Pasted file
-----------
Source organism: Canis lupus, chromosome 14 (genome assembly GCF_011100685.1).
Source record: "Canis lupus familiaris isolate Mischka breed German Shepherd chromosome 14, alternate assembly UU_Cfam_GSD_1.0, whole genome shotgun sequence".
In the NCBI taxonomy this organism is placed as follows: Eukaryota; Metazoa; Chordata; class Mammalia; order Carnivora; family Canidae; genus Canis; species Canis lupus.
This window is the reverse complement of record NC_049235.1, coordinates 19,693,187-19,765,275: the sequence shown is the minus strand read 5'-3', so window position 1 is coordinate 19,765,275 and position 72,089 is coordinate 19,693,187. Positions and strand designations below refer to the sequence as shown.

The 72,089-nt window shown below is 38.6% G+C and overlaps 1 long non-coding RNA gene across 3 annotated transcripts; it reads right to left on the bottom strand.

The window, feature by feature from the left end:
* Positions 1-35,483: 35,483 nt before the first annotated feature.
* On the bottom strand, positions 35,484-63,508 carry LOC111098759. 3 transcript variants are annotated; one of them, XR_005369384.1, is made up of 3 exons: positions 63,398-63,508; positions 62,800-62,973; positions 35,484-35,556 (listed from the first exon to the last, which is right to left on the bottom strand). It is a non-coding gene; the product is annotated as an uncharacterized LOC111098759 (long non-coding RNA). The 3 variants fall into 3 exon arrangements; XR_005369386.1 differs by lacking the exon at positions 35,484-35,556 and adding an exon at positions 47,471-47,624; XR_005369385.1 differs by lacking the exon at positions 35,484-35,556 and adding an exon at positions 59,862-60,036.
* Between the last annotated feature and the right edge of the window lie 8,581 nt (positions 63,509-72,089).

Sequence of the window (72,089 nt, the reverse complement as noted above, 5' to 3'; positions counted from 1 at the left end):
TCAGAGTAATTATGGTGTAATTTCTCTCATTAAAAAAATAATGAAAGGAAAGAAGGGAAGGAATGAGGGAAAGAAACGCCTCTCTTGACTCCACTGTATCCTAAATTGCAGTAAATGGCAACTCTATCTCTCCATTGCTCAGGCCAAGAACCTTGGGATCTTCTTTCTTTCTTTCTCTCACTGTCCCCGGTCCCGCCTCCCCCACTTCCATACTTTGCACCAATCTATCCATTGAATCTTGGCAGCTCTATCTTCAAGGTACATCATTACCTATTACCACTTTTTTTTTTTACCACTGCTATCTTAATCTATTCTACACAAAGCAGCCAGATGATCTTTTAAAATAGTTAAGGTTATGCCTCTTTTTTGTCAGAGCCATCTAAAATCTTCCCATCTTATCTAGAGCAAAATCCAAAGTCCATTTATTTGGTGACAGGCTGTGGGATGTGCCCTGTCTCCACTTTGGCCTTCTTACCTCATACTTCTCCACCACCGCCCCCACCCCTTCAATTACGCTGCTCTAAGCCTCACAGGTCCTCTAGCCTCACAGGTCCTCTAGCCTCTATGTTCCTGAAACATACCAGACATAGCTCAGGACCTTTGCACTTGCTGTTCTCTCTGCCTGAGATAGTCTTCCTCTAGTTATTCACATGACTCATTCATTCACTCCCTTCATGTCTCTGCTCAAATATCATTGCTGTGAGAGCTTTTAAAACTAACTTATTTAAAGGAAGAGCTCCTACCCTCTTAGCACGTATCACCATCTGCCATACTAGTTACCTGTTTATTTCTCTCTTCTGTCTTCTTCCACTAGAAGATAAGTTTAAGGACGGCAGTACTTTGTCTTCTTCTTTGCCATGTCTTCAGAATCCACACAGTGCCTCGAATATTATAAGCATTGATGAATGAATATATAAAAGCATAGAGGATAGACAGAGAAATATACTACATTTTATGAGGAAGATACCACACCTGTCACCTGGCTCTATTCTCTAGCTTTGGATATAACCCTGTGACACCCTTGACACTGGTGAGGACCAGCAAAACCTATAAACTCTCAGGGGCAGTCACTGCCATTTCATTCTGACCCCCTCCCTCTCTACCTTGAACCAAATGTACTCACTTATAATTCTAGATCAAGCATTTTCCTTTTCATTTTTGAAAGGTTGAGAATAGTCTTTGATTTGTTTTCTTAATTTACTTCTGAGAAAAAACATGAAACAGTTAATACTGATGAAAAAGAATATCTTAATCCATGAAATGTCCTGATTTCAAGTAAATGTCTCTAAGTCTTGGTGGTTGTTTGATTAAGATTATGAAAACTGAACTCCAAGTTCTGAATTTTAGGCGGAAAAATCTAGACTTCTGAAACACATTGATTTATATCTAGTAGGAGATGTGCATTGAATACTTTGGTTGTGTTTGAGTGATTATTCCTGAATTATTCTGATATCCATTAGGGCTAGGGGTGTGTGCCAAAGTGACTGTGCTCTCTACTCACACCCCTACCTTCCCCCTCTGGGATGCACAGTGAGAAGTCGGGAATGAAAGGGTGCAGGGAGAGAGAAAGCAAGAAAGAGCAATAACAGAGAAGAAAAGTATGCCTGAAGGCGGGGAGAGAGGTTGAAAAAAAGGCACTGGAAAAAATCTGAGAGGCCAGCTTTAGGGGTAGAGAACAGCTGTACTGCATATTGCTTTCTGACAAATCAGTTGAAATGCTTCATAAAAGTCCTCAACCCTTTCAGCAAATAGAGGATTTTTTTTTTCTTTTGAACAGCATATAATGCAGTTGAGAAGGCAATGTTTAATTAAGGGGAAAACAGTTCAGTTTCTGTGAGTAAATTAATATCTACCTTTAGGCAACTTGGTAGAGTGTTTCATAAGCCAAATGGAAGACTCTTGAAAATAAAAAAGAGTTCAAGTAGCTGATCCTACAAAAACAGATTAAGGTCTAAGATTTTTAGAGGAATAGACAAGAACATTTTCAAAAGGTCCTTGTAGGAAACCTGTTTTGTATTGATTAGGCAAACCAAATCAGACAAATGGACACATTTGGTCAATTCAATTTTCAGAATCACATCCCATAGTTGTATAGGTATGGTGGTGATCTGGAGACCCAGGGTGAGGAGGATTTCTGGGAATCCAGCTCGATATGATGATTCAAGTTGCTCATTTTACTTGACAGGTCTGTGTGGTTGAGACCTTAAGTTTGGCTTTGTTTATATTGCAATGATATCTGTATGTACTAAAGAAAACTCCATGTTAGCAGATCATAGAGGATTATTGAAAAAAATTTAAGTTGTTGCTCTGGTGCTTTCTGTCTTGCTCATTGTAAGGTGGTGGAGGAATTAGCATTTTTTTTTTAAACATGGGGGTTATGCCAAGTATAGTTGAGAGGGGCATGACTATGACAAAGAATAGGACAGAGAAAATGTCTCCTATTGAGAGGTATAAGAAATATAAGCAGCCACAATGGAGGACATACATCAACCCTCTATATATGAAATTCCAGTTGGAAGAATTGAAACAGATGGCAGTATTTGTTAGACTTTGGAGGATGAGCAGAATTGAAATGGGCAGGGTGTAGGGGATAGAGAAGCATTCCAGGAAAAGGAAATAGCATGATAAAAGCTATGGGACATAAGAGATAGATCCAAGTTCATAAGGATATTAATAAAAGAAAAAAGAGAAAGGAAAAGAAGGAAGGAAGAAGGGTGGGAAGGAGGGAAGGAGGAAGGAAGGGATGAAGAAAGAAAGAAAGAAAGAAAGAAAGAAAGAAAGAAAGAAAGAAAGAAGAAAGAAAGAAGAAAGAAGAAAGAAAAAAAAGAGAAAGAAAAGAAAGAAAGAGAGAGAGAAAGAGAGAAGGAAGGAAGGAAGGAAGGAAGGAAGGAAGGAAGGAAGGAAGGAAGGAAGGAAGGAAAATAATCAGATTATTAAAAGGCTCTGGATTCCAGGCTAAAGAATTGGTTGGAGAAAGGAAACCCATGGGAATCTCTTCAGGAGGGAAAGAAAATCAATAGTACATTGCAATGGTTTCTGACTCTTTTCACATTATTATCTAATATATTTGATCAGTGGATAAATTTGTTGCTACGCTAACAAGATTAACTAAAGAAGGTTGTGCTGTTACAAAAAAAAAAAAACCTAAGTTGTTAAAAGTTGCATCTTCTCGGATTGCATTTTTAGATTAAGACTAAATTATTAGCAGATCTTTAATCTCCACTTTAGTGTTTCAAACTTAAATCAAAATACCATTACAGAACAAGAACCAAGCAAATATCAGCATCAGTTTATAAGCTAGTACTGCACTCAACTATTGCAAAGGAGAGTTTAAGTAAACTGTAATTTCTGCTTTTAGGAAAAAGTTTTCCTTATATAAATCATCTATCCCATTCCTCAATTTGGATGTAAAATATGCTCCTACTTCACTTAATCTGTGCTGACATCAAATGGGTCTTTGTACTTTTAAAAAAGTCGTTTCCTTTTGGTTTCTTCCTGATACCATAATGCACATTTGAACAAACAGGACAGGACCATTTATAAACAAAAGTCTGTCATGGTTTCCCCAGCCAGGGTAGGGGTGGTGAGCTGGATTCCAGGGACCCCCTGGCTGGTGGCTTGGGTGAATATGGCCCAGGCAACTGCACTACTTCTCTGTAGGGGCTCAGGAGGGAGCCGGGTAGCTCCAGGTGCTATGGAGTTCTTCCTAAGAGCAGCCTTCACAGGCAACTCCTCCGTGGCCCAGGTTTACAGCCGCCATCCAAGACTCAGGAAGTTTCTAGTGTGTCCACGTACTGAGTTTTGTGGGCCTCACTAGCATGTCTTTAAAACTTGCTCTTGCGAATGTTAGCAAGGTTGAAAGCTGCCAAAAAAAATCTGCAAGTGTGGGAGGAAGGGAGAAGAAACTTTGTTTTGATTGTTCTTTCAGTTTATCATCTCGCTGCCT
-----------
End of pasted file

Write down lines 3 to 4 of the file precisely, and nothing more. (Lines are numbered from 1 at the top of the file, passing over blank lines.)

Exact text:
In the NCBI taxonomy this organism is placed as follows: Eukaryota; Metazoa; Chordata; class Mammalia; order Carnivora; family Canidae; genus Canis; species Canis lupus.
This window is the reverse complement of record NC_049235.1, coordinates 19,693,187-19,765,275: the sequence shown is the minus strand read 5'-3', so window position 1 is coordinate 19,765,275 and position 72,089 is coordinate 19,693,187. Positions and strand designations below refer to the sequence as shown.